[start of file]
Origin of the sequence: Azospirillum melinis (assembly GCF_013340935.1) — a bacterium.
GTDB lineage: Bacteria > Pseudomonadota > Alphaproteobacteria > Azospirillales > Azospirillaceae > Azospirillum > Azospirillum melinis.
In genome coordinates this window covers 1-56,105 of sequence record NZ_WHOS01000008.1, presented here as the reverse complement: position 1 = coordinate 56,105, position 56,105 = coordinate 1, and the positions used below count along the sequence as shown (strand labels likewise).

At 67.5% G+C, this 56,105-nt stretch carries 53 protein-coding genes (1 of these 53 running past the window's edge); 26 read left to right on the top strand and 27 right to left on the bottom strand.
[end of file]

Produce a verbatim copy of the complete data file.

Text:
Origin of the sequence: Azospirillum melinis (assembly GCF_013340935.1) — a bacterium.
GTDB lineage: Bacteria > Pseudomonadota > Alphaproteobacteria > Azospirillales > Azospirillaceae > Azospirillum > Azospirillum melinis.
In genome coordinates this window covers 1-56,105 of sequence record NZ_WHOS01000008.1, presented here as the reverse complement: position 1 = coordinate 56,105, position 56,105 = coordinate 1, and the positions used below count along the sequence as shown (strand labels likewise).

At 67.5% G+C, this 56,105-nt stretch carries 53 protein-coding genes (1 of these 53 running past the window's edge); 26 read left to right on the top strand and 27 right to left on the bottom strand.